Regional imbalance plays into the hands of the state that controls the weapons; and so North Korea, even though not the sole nuclear power in the region, is still causing imbalance in the Korean Peninsula and is seen as a threat by South Korea and Japan. It would therefore seem logical that in order to restore balance, both Tokyo and Seoul must indeed build their nuclear weapons to check Pyongyang’s hostility and aggression.
Dream of Non-Proliferation
This, however, is in contrast with what Dargin terms as the “dream of non-proliferation.” Universal forfeiture of nuclear weapons and disarmament is the only way the international community can even come close to this utopian vision. But with no signs of the nuclear powers, including the five permanent UN Security Council members, ever renouncing their powerful arsenal, the only way to establish balance of power, at least in argument, would probably call for arming all other states with nuclear weapons.
Such equilibrium may, in fact, ensure that North Korea or other "rogue" states will never use their nuclear weapons as a tool for regional or global domination – a theory well argued by Waltz in the Theory of International Politics. States are self-interested actors and will do nothing to jeopardise any power that they have accumulated. Writing in the the Daily Beast, Jonathan Tepperman puts it even more bluntly: “When both sides have the ability to turn the other to ashes with the push of a button — and everybody knows it — the basic math shifts. Even the craziest tin-pot dictator is forced to accept that war with a nuclear state is unwinnable and thus not worth the effort.”
Dargin identifies that North Korea’s nuclear capability has been increasing over recent years. It is, however, well established that nuclear capabilities of the US and its allies far surpass those of North Korea. Pyongyang is acutely aware that any nuclear strike it may dare to launch, regardless of its scale, is not only highly likely to get intercepted but will also elicit retaliation of catastrophic proportions. Such a decision will be suicidal and even its closest ally, China, will not be able to protect it from the consequences. Despite North Korea’s history of aggression and bellicose, both Kim Jong-un and his father Kim have demonstrated to have understood where to draw the line.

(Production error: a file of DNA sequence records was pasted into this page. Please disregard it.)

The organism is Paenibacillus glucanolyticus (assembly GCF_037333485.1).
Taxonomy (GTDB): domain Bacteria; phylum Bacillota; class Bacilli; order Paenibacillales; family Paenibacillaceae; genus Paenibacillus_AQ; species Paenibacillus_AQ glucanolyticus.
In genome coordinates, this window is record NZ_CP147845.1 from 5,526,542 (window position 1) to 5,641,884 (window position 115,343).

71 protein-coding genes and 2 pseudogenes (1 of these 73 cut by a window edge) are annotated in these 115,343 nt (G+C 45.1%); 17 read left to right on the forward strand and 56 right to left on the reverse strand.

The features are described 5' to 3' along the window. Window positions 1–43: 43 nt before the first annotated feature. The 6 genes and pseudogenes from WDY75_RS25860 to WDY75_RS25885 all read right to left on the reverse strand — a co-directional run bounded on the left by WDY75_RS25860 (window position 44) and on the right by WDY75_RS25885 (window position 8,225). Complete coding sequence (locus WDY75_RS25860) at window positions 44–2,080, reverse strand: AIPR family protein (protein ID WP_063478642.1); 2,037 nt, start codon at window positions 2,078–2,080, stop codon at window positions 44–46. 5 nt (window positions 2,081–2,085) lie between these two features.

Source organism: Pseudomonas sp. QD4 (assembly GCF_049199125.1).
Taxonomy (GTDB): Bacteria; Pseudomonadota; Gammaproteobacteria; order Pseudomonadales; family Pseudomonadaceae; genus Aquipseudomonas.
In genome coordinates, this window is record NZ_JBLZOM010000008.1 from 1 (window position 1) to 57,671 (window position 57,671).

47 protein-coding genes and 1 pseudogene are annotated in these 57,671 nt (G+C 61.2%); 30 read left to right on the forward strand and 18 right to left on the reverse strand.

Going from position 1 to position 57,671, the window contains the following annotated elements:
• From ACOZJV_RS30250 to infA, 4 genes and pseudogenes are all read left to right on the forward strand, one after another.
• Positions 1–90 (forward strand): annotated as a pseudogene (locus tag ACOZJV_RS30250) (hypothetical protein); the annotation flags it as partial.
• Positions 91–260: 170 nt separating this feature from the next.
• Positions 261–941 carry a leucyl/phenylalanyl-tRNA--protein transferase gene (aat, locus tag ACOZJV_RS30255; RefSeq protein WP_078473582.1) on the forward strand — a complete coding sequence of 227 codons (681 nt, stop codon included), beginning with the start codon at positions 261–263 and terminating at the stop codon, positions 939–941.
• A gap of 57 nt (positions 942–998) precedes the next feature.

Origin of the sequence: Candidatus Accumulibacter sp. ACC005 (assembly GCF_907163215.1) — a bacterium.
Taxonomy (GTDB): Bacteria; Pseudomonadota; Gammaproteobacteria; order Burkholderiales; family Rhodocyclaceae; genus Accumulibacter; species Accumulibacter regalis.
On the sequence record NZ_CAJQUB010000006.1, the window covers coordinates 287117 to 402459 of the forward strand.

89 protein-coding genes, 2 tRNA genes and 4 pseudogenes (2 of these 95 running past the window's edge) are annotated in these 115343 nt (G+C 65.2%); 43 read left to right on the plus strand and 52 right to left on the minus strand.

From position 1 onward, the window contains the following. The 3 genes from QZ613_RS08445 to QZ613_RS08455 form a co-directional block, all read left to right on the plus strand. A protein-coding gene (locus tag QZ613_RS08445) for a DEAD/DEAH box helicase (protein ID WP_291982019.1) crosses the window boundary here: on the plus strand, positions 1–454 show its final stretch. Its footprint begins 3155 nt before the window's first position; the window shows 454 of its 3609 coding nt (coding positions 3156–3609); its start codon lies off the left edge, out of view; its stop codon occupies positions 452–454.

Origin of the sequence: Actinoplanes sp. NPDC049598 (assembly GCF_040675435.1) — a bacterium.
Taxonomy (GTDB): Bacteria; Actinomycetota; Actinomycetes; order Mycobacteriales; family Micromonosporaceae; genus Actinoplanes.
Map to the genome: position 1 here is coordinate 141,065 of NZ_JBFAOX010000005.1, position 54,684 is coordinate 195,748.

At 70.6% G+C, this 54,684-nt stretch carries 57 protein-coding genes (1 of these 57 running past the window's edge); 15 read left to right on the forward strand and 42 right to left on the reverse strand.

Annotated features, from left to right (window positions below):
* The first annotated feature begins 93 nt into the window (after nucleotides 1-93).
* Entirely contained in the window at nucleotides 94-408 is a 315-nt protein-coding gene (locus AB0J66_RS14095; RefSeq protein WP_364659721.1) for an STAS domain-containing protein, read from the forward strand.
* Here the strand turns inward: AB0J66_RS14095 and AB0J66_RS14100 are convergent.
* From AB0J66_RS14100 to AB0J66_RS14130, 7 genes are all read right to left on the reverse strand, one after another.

It is the value placed on nuclear technology — both human and economic — that also stops this capability falling into the hands of terrorists. The sheer scale of technological challenges involved in devising and launching a nuclear device makes it impossible for terrorist organisations to launch a substantial nuclear terrorist attack, even though trickle of reports about nuclear black markets thriving on the fringe of former Soviet countries continues to frighten the nuclear alarmists.
There are, therefore, two solutions to the problem of international power imbalances. The first is the more agreeable, albeit practically unachievable, option of universal nuclear proliferation. The G8 summit has shown that reduction of weapons is a goal, but eradication of them is not an option. The other option, however radical or alarmist it may seem, is to allow for the development and transfer of nuclear technology in order to achieve power equilibrium in precariously imbalanced regions. For the United States, the key to keeping North Korea is not by suspending its nuclear arsenal, but by encouraging Japan and South Korea to build theirs.
The views expressed in this article are the author's own and do not necessarily reflect Fair Observer’s editorial policy.